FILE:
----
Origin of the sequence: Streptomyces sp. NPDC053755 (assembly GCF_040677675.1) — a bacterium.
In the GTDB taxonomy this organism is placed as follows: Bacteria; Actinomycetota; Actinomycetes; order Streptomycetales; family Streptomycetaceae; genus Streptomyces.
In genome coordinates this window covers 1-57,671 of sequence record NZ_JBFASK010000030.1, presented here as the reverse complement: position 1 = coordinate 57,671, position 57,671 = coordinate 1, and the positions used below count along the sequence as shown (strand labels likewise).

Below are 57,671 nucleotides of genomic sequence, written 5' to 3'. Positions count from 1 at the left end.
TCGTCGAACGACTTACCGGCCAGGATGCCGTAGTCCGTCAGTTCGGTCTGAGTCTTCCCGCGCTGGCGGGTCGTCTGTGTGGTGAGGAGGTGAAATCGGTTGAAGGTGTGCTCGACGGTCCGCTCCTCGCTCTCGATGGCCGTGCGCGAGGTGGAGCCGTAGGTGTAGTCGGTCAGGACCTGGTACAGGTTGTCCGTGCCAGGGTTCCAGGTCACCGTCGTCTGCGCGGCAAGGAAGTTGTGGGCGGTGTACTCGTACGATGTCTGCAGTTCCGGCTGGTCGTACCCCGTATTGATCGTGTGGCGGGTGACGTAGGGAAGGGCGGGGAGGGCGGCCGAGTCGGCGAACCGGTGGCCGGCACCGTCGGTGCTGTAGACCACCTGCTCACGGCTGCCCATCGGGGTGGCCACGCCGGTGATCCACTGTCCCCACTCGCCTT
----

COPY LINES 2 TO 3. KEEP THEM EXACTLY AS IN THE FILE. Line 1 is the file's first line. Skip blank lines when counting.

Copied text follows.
In the GTDB taxonomy this organism is placed as follows: Bacteria; Actinomycetota; Actinomycetes; order Streptomycetales; family Streptomycetaceae; genus Streptomyces.
In genome coordinates this window covers 1-57,671 of sequence record NZ_JBFASK010000030.1, presented here as the reverse complement: position 1 = coordinate 57,671, position 57,671 = coordinate 1, and the positions used below count along the sequence as shown (strand labels likewise).